Tigers had no chance in Tuscaloosa.
(AP Photo, Dave Martin)
War Eagle, everybody. It’s time now for the Acid Reign report on Auburn’s devastating 49-0 loss to Alabama. Auburn put up a fight for less than a quarter, then basically laid down and died in this one, blowing coverages and failing to tackle. In a year full of blow-out losses, this one eclipsed them all. If there’s one silver lining to this game, it’s that one day Auburn fans may look back and point to this day as a turning point in Auburn history. The Auburn administration will have to make the right moves in coming days, lest this sort of abominable play become the norm at Auburn.
Our favorite whipping boy in these grade reports this season has been Scot Loeffler and his inexplicable offense, and he had his usual share of head-scratching calls in this one. Loeffler tried at least a half dozen runs into the boundary with no lead blocker, an offensive staple this season which invariably leads to 3rd and long. If any play showed positive results this season, Loeffler was likely to shelve it. I wonder what he’s saving those plays for? However, I do think the offense tried harder than any other unit in this game. The lack of production is typical of most Alabama opponents. This Auburn team featured a true freshman quarterback and a freshman dominated offensive line. The lack of results were fairly predictable in this game.
What is truly the most disappointing aspect of all with this team is the defense. After all the talk of toughness and improved scheme, this unit pretty much equaled the worst of the Ted Roof defenses in recent years. Against SEC opponents, this team gave up 34 points per game, which is 3 points per game worse than Auburn’s defense last season. Alabama’s first drive was very much penalty aided. The second was a solid drive and a few athletic plays. After the defense fell behind 14-0, it looked like they quit trying. There was almost no push up front, and guys seemed to be actually avoiding contact, trying to make tackles with their hands only. It was truly embarrassing to see our guys on the defensive line shrink from contact even on short yardage plays. The most telling play was on Eddie Lacy’s second short-range TD run. An Auburn starting defensive end tried to run all the way around a tackle, end and wingback, and chase Lacy down from behind. On the goal line. That’s not Auburn football.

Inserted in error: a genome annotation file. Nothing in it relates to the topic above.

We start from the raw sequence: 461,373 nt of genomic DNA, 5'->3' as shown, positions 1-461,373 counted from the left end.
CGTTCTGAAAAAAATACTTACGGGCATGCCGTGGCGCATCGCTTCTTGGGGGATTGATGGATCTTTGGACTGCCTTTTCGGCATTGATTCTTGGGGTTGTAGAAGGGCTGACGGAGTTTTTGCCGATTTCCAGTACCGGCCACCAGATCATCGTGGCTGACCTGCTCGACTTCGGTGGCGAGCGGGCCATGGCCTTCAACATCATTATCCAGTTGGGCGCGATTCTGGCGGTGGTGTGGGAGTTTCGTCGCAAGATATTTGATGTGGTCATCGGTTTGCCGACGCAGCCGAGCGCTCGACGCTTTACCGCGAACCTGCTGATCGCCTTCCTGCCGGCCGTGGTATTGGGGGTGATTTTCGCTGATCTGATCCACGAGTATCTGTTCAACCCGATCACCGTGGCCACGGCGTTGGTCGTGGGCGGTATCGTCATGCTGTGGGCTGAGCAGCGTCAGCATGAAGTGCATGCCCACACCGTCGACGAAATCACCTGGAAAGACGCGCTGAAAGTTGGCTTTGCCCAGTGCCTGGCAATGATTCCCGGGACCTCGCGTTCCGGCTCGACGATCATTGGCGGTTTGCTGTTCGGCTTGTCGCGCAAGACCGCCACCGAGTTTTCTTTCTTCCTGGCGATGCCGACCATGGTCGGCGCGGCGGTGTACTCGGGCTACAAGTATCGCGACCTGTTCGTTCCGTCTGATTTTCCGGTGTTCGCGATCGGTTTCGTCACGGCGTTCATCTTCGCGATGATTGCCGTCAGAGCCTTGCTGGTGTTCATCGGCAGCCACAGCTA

Even Auburn’s normally stout special teams took the day off. After Cody Parkey drilled the opening kickoff out of the end zone, his day was done before the game clock even started. Steven Clark had an abysmal day punting, and Auburn’s return teams failed to block anybody. Alabama directional kicked inside the Auburn 5 yard line 8 times, and Auburn failed to get to the 25 yard line every time but once late.
Unit Grades, after the jump!
Defensive Line: F. After the second series of the game, these guys mostly played like they were in the Pro Bowl, trying not to get their nails dirty. Lone bright spot in this performance was tackle Angelo Blackson, who was still out there fighting alone near the end. Gabe Wright also played hard at times, but he’s not yet an every down tackle.
Linebackers: F. Alabama ran the ball 47 times, and the leading linebacker tackler was Jake Holland with 6 total tackles. No one else in the linebacker corps was even in the top ten list of tacklers. When your starting middle linebacker is in on less than 25 percent of rushing tackles, that’s some exceptionally bad defense. It was interesting to watch reserve Kris Frost at the end of the game. He was running sideline to sideline, hitting folks, forcing fumbles, and generally putting himself in the way of the ball carrier every down. That this coaching staff sat him on the bench all year is inexplicable, considering what we did field against SEC competition.
Secondary: F. Alabama essentially beat these guys deep down the middle any time they wanted to. And if they weren’t throwing deep they were hitting easy slant passes and the Auburn secondary seemed clueless as to how to wrap up a receiver running with the ball.